Poundhound: Massive Grooves From The Electric Church of Psychofunkadelic Grungelism Rock Music (1998)

poundhound

Night of the living bass-head.

Purchase this album: Amazon

THE SCENE: On Chris Rock’s MySpace page he posted a so-funny-it’s-painful essay called the Only Black Guy Concert Review :

“So far this year I was the only black guy at the Van Halen concert, the only black guy at the Cure concert, and the only black guy at the White Stripes concert. And later on this year I’m sure I’ll be the only black guy at the Radiohead concert.”

As the lead singer and bassist of the veteran power trio King’s X, Doug Pinnick lives this position. No matter how unique I may feel at a Pink Floyd concert (where I was constantly asked by white hippie kids if I was selling pot), Pinnick knows he’s the only black, out, left-handed detuned 12-string rock bassist around. But the man loves his job, and after King’s X was dropped by their label in 1996 he recorded his solo debut, the powerful Massive Grooves From The Electric Church of Psychofunkadelic Grungelism Rock Music under the name Poundhound.

This gospel-tinged riff rock album is focused on low end the way Sir Mix-A-Lot is focused on back end; it’s not merely the starting point but the entire point. Every track features tasty deep, pelvis shaking bass, sometimes thick like slab-bacon but commonly fresh & fizzy like a mouthful of ginger ale. I played it in my car and I had to turn the bass knob DOWN, and that never happens.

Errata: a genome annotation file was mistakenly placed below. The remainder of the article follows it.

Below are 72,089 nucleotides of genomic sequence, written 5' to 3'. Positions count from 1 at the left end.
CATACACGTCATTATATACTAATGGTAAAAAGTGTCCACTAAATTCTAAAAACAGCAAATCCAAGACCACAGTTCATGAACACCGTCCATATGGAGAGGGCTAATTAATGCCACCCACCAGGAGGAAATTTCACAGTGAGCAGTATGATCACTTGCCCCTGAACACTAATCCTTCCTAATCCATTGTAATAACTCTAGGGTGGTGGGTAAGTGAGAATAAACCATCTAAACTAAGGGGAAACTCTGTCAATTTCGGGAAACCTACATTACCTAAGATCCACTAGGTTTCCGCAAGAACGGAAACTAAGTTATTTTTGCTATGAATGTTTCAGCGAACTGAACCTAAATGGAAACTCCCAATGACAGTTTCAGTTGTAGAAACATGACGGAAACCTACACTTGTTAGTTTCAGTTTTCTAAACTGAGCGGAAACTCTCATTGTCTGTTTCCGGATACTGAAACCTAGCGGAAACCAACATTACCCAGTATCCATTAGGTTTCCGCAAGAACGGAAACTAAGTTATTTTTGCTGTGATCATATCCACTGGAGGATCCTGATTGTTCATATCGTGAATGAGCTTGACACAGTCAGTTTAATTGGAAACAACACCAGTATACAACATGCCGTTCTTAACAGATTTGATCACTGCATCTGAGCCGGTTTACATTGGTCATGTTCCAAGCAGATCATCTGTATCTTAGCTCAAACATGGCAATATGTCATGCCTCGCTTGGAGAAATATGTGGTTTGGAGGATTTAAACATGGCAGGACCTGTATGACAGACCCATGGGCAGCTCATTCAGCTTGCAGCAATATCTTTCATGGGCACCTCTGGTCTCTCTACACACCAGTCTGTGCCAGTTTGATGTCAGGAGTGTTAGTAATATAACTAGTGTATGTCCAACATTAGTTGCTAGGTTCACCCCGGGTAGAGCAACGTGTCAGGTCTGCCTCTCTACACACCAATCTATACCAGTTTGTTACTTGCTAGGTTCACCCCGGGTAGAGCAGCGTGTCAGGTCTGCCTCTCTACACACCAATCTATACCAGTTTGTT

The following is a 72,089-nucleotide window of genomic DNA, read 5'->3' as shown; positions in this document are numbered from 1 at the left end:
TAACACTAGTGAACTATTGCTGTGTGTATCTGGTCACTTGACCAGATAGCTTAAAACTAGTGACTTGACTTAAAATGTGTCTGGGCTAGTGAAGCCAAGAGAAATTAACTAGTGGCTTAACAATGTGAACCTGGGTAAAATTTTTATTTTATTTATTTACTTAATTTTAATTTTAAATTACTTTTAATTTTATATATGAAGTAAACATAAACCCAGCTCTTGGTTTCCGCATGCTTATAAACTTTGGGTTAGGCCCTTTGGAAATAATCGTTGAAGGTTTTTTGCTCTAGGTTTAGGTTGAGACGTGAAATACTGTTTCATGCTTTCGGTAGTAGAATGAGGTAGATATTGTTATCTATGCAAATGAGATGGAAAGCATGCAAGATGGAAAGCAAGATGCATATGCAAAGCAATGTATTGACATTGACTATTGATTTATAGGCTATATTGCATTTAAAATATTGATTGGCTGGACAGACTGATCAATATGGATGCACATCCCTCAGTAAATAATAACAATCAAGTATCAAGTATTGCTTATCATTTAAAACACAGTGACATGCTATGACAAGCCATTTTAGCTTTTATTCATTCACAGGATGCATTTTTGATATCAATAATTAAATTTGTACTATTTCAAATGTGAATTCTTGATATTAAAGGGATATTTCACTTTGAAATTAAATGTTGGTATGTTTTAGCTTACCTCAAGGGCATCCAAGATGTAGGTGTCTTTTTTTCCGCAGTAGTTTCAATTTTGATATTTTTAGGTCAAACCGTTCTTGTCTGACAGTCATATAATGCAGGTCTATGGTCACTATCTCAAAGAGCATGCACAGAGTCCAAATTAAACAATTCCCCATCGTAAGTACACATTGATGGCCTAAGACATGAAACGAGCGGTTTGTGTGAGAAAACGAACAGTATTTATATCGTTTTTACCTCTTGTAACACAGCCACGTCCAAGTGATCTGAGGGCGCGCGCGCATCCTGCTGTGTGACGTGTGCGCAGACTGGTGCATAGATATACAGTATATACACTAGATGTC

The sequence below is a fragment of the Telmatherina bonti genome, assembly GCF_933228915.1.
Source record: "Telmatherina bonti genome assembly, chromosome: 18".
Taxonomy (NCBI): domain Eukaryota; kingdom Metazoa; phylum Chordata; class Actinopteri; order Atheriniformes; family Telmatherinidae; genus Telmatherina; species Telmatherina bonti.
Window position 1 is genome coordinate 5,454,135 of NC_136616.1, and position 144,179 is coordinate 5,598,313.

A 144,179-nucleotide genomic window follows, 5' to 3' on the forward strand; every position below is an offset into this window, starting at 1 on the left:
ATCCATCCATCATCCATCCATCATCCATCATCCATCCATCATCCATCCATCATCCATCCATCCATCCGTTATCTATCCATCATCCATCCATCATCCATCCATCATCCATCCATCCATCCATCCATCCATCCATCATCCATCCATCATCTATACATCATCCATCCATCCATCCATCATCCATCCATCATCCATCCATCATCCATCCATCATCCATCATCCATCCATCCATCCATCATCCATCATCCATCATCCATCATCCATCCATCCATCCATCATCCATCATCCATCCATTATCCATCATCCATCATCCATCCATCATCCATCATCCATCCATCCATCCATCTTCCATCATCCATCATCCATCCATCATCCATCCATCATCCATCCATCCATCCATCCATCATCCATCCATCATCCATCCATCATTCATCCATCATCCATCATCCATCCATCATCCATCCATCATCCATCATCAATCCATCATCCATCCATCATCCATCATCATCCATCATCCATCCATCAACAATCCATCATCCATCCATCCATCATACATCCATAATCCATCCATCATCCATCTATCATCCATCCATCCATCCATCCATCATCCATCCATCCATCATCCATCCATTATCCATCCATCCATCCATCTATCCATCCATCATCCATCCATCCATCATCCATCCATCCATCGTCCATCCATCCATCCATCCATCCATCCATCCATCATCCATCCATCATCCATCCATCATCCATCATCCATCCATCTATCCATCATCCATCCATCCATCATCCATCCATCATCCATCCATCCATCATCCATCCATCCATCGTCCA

Pinnick’s church-trained bluesy voice is stunning not only for its purity and vulnerability, but also for its sheer strength to cut through the rumbling wall-o-bass to even be heard. The creeping paranoia of “Supersalad” approaches like a tipsy marching army. “Jangle” dangles some rootsy acoustic accoutrements where “BlindEye” sizzles in its primal, salty groove.

His 12-string bass, on which one has to press multiple groups of strings with every pluck, has such an massive orchestral range that it’s nearly another singer on the album. It enhances the Beatle-ish “Red” with a ticklish slip-off-the-face-of-the-earth vibe. On “Hey” it anchors the extended outro like a sexy American sitar.

For reasons like this Pinnick has been deemed one of the inventors of grunge by none other than Jeff Ament, the bass player for grunge superstars Pearl Jam. Unfortunately, pioneering this genere never led King’s X to large album sales, but one would figure that the face and voice of the band would lead to modest returns for Massive Grooves…

THE FALLOUT:
which might have happened had Pinnick released it under his own name. To the world at large Poundhound was a completely new band, and outside of the metal community it was treated as such: with utter indifference. Eventually his marketing bells went off, and he now issues his solo albums under the name dUg Pinnick. Yes, small “d” and big “U”. Believe or not, he’s not the first person on Uppity Music to apply unique capitalization to his name.

Massive Grooves From The Electric Church of Psychofunkadelic Grungelism Rock Music is available from Amazon and you can sample tracks here:

If you appreciate a thick & meaty low end, Massive Grooves From The Electric Church of Psychofunkadelic Grungelism Rock Music will rattle your cattle.

See you next Wednesday.

NEXT WEEK: Prince cleans his mind, and I call him out.

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